“I thank God for landing on his knees as a senior,” Silvernail said from his home. “I remember one practice in particular. I was 17 years old. I had never been told that I was a good passer. I was the big boy outside, you know. Jan gave me a demo at this practice. At that time, I knew. She would find anyone’s strengths, even if you weren’t the most obvious.
Understanding that Silvernail could pass allowed her new star to grow into a six-rotation player, and it is the thing, said Silvernail, who ultimately saw her reach the U.S. national team. Silvernail said she has always kept in touch with Kirk over the years.
“She was more than just a volleyball mentor,” said Silvernail. “It’s pretty cool, isn’t it. When you are gone, the number of people you have reached really indicates how you have been living your life. She set the bar pretty high.
The Trojans peaked again in 1995, when Fife went 36-0 and beat Selah for the title. The Trojans faced each other the following season, defeating Selah again in the Championship game behind sisters Lisa and Renee Beauchene, Erin Miller and Kelby Saxwold. Fife won the state again in 1999.
The Beauchênes were two of four sisters who completed the Fife program under Kirk, along with Angie and Suzanne. These are just a few of the plethora of successful young women Kirk and his program have produced over the years.
“They always used to call Mike Holmgren ‘The Big Show’,” Kelly Kirk said. “I’ve always thought of her the same way.”
Kirk’s teams have won 20 league titles and 14 district crowns, finished second, third, sixth and seventh in the state and fourth three times in addition to the four championships. She was inducted into the Tacoma-Pierce County Hall of Fame in 2016.
When he wasn’t a coach, Kirk even found time to officiate high school volleyball for nine years.
“I just respected her,” said Marc Blau, the transferor of the Tacoma-Pierce County Volleyball Officials Organization. “(As a coach) she would scold you, make her point, but then go and sit down. There have never been a lot of arm gestures and drama. She was one of a kind.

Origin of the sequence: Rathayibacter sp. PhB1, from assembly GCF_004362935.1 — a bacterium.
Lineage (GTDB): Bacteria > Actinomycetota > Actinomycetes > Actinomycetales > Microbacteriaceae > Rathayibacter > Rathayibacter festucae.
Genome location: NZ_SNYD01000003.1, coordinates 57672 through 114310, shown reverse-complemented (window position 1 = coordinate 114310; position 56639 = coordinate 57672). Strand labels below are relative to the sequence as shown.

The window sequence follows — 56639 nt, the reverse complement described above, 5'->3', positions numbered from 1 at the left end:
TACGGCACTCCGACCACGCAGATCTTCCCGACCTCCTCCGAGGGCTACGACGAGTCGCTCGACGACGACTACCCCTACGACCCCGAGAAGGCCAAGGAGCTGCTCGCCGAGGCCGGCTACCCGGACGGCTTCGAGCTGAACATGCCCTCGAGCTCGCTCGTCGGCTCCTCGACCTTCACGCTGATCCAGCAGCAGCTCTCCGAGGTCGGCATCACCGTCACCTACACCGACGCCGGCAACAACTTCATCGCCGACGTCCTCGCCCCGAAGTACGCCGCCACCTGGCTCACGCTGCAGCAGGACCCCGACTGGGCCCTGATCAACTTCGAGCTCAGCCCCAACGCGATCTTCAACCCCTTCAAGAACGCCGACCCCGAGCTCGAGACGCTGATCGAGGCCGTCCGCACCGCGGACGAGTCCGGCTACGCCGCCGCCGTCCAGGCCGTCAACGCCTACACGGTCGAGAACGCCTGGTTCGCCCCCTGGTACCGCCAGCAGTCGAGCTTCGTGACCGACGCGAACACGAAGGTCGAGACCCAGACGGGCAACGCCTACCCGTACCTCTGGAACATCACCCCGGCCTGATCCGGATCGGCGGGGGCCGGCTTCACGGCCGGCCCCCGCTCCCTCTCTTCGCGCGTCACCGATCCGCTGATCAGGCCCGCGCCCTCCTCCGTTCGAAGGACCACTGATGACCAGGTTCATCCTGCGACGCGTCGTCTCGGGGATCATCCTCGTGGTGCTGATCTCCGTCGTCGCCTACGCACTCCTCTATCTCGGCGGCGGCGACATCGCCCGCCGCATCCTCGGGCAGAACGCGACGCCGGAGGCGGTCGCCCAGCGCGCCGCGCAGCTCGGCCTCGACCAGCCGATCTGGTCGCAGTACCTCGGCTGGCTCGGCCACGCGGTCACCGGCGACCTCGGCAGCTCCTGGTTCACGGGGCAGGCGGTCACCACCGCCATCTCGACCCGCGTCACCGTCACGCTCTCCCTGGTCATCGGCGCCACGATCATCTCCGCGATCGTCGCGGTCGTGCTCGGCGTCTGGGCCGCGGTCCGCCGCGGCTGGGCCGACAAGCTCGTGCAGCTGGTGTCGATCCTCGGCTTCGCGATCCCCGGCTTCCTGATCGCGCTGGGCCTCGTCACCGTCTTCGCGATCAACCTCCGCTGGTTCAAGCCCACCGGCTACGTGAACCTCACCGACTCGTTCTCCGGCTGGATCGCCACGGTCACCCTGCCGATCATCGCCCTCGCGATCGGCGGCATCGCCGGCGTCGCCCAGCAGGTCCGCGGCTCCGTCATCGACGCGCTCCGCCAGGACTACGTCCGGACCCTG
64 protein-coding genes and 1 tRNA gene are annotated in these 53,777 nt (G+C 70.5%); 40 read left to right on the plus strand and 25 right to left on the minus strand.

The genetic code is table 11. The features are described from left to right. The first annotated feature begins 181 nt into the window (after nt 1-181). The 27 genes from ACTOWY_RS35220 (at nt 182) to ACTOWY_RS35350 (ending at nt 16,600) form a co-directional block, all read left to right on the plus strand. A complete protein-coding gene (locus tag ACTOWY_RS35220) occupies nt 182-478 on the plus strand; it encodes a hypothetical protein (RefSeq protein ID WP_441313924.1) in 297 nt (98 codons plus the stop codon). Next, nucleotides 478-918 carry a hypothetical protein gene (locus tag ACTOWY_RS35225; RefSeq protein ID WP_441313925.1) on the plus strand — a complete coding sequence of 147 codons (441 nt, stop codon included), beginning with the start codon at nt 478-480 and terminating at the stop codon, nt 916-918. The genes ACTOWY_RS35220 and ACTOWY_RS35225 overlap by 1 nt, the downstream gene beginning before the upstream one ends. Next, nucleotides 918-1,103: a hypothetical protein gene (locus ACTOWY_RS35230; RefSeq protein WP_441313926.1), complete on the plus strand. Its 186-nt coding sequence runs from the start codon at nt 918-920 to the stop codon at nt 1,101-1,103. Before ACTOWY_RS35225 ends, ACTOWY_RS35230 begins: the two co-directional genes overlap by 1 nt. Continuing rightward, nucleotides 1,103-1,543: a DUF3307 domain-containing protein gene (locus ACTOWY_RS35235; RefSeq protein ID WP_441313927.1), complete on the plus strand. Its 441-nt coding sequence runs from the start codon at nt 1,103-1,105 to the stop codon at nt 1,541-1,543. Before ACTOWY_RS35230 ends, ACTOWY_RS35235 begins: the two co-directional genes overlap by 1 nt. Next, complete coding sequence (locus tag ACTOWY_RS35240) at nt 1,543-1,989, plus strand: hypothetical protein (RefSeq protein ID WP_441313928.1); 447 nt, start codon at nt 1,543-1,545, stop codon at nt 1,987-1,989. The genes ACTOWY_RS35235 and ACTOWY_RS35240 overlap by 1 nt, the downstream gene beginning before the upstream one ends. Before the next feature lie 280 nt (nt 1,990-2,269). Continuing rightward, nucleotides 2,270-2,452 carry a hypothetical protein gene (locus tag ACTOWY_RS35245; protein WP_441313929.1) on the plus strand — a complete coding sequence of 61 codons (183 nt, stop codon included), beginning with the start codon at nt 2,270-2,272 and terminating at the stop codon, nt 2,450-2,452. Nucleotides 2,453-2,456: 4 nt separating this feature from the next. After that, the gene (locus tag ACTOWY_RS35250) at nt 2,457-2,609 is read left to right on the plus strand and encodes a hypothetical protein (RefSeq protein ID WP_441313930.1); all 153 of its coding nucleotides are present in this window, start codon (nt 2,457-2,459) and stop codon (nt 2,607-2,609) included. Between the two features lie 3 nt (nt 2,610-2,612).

Kirk’s competitive nature was well known and also respected. And this nature went far beyond the court.
Batinovich recounted a time in Las Vegas, after a tournament involving multiple Puget Sound teams, when Kirk wanted his coaches (including Batinovich) to try a specific restaurant. When the approximately 25 coaches and their relatives arrived, they found the restaurant closed.
But Kirk saw someone inside and got their attention.
“It was the leader,” Batinovich said. “And somehow she convinced him to open the restaurant for those 25 or so people, and we had this wonderful Italian dinner. She had a way of getting things done, like she did that night.
Once the competition was over, however, Kirk surrendered wholeheartedly. Kelly and Batinovich said she just enjoys talking about the game, finding out why the other coaches did what they did.
Kelly Kirk said he believed his mother would count the endless number of players who have gone through his programs, many of whom have played and coached long after leaving Fife, as his biggest legacy.
“It’s like stone in the pond, creating the ripples,” Batinovich said. “Her ripples last forever.”
This story was originally published December 26, 2021 5:00 a.m.